Thursday, January 15, 2015

Review of Turned by Clare Revell

Recently, I reviewed Turned by Clare Revell.

In this suspense tale of a woman on the run, the author has crafted intricate subplots and has cleverly interwoven them throughout the story. Though the age gap between Dane and Amy was bigger than I prefer, in no way did it detract from the beautiful love story that unfolded. Also, the author did a good job of ramping up the tension in the book as well as providing non-British readers with a story packed with cultural flair (as the story is set in England). The cultural lesson I received was icing on the cake of an already delicious suspense novel (additionally, the author provided me with enough context to understand terms that were not familiar to me; I appreciated this).

I highly recommend this book to anyone who enjoys suspense, romantic suspense, or stories set in England.

The author provided me with a copy of this book in exchange for my unbiased review. The opinion expressed here is my own.

Turned by Clare Revell - man with gun shown on cover

Book description:

Turned upside down by misadventure 
Amy Childs is late for a party when she makes an illegal turn and hits a pedestrian–the brother of one of the most corrupt men in town. Now her brush with the law has her running for her life from those who want retribution. 

Torn apart by tragedy 
Detective Sgt. Dane Philips lost his wife to a serial killer. He's juggled work and parenting his two daughters since but can no longer cope. To save his job he must find a live-in nanny immediately. While he knows he shouldn't hire someone without references, he desperately needs someone. Perhaps Amy is an answer to prayer. 
But as events take a sinister turn, only a miracle can save them all from destruction. Is Amy the woman of his dreams or the start of a nightmare?

Sunday, January 4, 2015

Carrie Stuart Parks: A Cry from the Dust

By Kelly Bridgewater

What would it be like to have one of the premier founding authors of Christian thrillers to read your manuscript and held mentor you into publication?

That is exactly what Carrie Stuart Parks did. According to the introduction to her debut suspense novel, A Cry from the Dust, Frank Peretti reviewed her early manuscript and helped make it publishable. Peretti had never done that for anyone before; at least that was what he said in his opening.

A Cry From the Dust  -     By: Carrie Parks
A Cry from the Dust is a story relying on Mormon history, especially with the death of Joseph Smith, the founder and prophet of the Mormon faith. The heroine of the story is Gwen Marcy, a cancer survivor and recently divorced forensic scientist who draws and sculpts the images of victims from their skeletons or their corpses.

In the beginning of the story, Gwen is working on reconstructing three heads from the skeletons of their bodies, which were found at the evident site of the Mountain Massacre. If you don’t know much about Mormon tradition, which I didn’t until I read the book, the Massacre occurred at the hands of the Mormons who killed off a crowd of innocent immigrants on their way to California.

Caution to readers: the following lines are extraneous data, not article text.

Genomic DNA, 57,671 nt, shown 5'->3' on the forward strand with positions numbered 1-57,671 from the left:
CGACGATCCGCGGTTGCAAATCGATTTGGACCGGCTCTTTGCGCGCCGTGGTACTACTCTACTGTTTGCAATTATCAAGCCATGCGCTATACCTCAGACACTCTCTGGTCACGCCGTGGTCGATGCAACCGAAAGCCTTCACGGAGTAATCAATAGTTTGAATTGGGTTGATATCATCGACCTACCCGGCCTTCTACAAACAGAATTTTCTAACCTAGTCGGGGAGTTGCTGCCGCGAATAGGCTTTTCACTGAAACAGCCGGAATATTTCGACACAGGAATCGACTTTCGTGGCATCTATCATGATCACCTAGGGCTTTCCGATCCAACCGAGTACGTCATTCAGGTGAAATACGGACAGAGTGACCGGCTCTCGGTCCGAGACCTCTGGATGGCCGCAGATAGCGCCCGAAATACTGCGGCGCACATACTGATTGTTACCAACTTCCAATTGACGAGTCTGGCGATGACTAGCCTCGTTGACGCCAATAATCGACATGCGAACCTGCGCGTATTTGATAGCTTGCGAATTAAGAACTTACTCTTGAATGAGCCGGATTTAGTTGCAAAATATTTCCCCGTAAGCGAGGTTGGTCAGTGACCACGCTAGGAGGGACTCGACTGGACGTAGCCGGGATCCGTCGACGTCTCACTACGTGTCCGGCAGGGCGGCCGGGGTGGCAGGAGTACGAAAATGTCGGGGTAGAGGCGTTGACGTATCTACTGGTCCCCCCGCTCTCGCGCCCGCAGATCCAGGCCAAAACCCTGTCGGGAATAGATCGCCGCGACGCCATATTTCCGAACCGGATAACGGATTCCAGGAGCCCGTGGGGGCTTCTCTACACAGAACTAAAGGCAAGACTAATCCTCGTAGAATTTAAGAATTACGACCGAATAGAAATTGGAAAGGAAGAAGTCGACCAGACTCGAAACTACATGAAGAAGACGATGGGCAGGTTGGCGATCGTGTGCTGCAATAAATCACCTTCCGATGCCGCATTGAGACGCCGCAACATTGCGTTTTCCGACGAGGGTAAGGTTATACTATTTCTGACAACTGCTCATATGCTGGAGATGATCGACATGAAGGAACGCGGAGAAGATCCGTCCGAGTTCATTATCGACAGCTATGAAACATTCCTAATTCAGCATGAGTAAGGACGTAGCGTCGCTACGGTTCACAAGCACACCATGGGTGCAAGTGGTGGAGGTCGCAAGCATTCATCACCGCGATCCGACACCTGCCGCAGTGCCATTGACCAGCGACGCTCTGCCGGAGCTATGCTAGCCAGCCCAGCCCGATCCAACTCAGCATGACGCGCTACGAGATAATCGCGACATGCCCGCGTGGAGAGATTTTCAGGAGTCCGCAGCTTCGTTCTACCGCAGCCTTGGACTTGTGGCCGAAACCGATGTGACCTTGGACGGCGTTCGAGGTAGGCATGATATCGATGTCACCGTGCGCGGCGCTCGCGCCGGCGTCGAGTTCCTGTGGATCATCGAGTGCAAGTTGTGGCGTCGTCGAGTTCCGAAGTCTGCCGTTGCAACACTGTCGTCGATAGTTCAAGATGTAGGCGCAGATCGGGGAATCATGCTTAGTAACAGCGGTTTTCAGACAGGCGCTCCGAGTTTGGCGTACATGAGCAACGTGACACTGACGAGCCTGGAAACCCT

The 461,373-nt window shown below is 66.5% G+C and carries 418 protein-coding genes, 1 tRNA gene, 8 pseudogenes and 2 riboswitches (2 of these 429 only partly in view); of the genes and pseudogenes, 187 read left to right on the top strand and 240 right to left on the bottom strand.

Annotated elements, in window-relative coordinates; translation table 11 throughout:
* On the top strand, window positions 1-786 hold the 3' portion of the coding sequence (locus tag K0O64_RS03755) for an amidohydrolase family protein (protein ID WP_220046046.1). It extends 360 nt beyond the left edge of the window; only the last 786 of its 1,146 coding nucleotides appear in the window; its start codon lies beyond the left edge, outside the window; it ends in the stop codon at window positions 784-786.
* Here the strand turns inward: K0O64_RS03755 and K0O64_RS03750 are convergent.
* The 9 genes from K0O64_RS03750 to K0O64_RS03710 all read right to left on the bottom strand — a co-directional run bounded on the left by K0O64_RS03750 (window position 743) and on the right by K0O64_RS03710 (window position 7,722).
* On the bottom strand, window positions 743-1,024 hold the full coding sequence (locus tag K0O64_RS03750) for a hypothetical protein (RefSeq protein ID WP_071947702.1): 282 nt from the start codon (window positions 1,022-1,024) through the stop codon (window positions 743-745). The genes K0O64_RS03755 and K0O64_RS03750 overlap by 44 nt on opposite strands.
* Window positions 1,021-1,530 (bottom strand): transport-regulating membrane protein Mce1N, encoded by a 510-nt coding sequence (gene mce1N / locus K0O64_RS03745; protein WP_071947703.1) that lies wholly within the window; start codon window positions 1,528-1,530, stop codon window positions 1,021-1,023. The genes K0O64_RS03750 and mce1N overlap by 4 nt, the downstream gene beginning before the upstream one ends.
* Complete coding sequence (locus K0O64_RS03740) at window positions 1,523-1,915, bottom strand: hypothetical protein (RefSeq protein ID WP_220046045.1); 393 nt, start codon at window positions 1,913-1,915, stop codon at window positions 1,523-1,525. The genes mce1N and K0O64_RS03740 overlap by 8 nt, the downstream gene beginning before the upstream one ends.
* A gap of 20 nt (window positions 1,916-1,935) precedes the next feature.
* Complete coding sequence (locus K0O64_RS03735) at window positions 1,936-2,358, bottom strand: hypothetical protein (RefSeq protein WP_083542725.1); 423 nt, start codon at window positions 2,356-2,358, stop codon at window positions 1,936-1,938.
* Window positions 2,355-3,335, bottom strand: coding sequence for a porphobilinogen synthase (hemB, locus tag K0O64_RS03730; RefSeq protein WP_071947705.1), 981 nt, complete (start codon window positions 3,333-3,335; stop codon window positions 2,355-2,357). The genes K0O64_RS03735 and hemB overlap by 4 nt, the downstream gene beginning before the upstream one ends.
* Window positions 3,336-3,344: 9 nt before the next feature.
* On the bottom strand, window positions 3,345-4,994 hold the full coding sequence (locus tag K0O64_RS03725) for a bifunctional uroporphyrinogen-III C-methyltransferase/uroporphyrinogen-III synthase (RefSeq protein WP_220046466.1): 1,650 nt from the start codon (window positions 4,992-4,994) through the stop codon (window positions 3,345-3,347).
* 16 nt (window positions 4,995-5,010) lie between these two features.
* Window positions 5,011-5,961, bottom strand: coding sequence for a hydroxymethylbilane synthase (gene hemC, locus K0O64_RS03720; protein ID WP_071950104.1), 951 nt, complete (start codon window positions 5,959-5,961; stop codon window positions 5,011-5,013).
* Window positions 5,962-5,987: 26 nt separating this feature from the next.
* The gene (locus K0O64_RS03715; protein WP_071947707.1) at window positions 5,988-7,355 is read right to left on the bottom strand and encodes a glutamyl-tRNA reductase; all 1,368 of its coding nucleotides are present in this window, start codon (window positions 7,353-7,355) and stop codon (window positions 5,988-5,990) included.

My favorite part of the book was that Carrie Stuart Parks actually has a background as a forensic artist, which made all the technical ideas that Gwen does realistic. It helped the authenticity of the plot line. When Gwen was molding or drawing the face of the killer, I trusted Parks words and the actions because she actually does what Gwen does for a living.

As the story progress, Gwen is hunted by what she is led to believe as the Avenging Angels of the Mormon faith. Wanting to protect her teenage daughter and her best friend, Beth, she sends them to a peace convention outside of Seattle, Washington after she constructs a clay image of Joseph Smith head.

The character of Gwen was realistic and interesting. She worried about her family while struggling with the effects of cancer on her life, her rebellious teenage daughter, and her ex-husband who wanted a younger woman. Gwen had a lot on her plate, but she kept her focus on solving the mystery, even though there were moments where her life wanted to go array. Parks allowed the readers to empathize with Gwen. We all struggle with a lot of different things like soccer practice, boy scouts, chess club, church, aging parents, writing while trying to keep our heads above water. We understood Gwen completely.

The story has many twists and turns to come to its unforeseeable conclusion. I liked how Parks created the bad guy to be someone who most readers wouldn’t have suspected. The story features kidnapping, teenage pregnancies, and murder while trying to solve a mystery of the murder victims.

Parks does a good job at wrapping the fictional story around the items of historical significance. I learned a lot about the Mormon faith then I probably would have if I read the Mormon’s sacred text written from Joseph Smith. As an outsider, the readers will learn and observe more of the inside world of the Mormons.

I truly enjoyed the story, especially learning about a culture that I know a couple of friends belong to. I’m curious to see what is in store for readers for the next time Carrie Stuart Parks creates her next historical suspense, if I’m aloud to call it that.

Have you read this book yet? If so, what was your favorite part about the book?